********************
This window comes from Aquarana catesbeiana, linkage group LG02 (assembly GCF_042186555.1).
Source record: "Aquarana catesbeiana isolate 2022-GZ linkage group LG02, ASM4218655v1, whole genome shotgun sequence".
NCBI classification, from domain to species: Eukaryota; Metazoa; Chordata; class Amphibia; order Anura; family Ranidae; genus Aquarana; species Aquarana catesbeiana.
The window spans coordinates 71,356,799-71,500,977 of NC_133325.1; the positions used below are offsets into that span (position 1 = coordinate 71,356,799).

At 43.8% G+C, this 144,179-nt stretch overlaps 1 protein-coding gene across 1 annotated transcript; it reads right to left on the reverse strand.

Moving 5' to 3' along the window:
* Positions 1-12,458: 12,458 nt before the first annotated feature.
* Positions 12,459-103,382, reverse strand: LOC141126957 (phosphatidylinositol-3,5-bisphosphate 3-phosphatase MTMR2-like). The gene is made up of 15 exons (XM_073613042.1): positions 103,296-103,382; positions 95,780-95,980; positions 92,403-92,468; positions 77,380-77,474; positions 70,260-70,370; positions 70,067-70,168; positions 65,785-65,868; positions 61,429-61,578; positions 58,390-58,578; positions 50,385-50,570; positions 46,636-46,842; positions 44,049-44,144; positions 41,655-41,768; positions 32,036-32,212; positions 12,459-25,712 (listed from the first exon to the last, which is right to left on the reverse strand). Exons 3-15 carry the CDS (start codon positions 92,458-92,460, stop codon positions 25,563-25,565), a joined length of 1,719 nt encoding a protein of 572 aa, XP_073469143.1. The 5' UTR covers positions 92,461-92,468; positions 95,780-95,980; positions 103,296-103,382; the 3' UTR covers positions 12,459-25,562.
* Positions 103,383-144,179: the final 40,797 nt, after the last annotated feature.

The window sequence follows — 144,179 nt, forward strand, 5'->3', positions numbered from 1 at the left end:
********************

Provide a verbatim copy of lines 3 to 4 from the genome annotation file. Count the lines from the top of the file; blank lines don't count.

NCBI classification, from domain to species: Eukaryota; Metazoa; Chordata; class Amphibia; order Anura; family Ranidae; genus Aquarana; species Aquarana catesbeiana.
The window spans coordinates 71,356,799-71,500,977 of NC_133325.1; the positions used below are offsets into that span (position 1 = coordinate 71,356,799).